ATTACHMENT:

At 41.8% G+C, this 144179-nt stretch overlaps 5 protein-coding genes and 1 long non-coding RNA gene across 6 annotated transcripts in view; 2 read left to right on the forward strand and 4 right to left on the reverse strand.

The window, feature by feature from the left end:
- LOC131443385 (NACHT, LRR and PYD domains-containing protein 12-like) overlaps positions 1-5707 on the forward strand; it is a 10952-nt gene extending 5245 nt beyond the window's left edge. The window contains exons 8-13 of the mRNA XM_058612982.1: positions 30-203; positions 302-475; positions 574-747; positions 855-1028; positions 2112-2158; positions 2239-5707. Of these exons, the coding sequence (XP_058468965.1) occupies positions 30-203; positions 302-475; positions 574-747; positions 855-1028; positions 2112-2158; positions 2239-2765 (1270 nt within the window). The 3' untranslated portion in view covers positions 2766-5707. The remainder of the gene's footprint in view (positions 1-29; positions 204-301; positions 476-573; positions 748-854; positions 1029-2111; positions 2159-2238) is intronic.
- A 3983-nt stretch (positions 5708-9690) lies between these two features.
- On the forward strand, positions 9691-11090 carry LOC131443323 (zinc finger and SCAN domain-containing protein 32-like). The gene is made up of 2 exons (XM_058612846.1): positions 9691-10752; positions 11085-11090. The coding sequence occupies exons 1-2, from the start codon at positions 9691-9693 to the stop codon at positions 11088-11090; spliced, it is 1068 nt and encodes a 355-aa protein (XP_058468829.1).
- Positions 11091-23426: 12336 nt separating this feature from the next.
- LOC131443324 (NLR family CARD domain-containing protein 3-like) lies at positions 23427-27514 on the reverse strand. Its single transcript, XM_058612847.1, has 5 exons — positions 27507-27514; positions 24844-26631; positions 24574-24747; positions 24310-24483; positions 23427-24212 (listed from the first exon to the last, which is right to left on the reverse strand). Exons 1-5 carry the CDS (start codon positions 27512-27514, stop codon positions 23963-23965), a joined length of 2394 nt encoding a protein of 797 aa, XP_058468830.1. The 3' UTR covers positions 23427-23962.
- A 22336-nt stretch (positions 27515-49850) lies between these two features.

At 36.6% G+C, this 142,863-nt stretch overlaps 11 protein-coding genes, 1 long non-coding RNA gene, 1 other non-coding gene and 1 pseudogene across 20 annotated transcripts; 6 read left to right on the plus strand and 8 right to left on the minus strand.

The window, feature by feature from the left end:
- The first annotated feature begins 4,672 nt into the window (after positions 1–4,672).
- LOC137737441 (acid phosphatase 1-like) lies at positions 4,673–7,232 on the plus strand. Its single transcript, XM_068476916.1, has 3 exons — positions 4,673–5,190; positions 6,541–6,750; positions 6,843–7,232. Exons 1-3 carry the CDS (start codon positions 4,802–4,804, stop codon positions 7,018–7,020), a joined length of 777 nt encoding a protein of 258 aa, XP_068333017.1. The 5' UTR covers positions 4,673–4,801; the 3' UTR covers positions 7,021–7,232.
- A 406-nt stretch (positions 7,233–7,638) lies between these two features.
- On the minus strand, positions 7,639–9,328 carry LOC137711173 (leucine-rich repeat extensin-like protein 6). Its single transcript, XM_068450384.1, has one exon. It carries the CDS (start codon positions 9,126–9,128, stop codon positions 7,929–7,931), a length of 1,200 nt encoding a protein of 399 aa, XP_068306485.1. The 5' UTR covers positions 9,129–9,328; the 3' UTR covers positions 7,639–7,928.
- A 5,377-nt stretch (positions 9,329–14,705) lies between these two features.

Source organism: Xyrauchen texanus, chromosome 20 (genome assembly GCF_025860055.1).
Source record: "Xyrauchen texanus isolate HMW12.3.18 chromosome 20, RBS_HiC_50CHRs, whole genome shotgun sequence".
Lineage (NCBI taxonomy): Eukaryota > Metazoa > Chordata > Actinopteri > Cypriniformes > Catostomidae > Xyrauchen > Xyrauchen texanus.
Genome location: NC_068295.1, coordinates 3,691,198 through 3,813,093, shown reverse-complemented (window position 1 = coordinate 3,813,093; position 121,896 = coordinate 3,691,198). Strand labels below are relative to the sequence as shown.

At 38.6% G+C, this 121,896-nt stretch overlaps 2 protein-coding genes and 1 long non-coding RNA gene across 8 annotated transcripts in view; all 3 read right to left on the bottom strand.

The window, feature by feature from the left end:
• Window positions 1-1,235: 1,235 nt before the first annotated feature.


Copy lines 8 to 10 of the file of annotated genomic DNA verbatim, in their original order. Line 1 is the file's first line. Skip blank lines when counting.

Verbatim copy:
- A 22336-nt stretch (positions 27515-49850) lies between these two features.

At 36.6% G+C, this 142,863-nt stretch overlaps 11 protein-coding genes, 1 long non-coding RNA gene, 1 other non-coding gene and 1 pseudogene across 20 annotated transcripts; 6 read left to right on the plus strand and 8 right to left on the minus strand.

The window, feature by feature from the left end: